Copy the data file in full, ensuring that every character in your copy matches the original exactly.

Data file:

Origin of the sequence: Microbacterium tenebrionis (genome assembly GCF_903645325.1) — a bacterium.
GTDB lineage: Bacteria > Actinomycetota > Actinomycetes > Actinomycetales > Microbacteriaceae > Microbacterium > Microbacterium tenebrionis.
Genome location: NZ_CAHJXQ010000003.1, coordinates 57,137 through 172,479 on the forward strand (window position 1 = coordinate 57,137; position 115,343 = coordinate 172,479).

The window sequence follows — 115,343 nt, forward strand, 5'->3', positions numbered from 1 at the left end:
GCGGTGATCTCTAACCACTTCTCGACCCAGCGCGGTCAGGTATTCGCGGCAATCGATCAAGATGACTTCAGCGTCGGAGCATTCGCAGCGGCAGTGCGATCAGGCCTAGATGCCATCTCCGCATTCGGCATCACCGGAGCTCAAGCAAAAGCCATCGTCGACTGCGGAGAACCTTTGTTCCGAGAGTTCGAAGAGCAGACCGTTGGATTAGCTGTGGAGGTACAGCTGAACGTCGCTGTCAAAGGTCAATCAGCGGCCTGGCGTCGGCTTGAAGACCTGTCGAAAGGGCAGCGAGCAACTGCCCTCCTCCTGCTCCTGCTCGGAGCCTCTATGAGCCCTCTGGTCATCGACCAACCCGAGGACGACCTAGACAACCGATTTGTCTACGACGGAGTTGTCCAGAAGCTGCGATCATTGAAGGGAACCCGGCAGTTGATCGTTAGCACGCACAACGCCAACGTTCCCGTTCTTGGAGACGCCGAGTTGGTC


Origin of the sequence: Microbacterium tenebrionis (genome assembly GCF_903645325.1) — a bacterium.
GTDB lineage: Bacteria > Actinomycetota > Actinomycetes > Actinomycetales > Microbacteriaceae > Microbacterium > Microbacterium tenebrionis.
Genome location: NZ_CAHJXQ010000003.1, coordinates 57,137 through 172,479 on the forward strand (window position 1 = coordinate 57,137; position 115,343 = coordinate 172,479).

The window sequence follows — 115,343 nt, forward strand, 5'->3', positions numbered from 1 at the left end:
GCGGTGATCTCTAACCACTTCTCGACCCAGCGCGGTCAGGTATTCGCGGCAATCGATCAAGATGACTTCAGCGTCGGAGCATTCGCAGCGGCAGTGCGATCAGGCCTAGATGCCATCTCCGCATTCGGCATCACCGGAGCTCAAGCAAAAGCCATCGTCGACTGCGGAGAACCTTTGTTCCGAGAGTTCGAAGAGCAGACCGTTGGATTAGCTGTGGAGGTACAGCTGAACGTCGCTGTCAAAGGTCAATCAGCGGCCTGGCGTCGGCTTGAAGACCTGTCGAAAGGGCAGCGAGCAACTGCCCTCCTCCTGCTCCTGCTCGGAGCCTCTATGAGCCCTCTGGTCATCGACCAACCCGAGGACGACCTAGACAACCGATTTGTCTACGACGGAGTTGTCCAGAAGCTGCGATCATTGAAGGGAACCCGGCAGTTGATCGTTAGCACGCACAACGCCAACGTTCCCGTTCTTGGAGACGCCGAGTTGGTC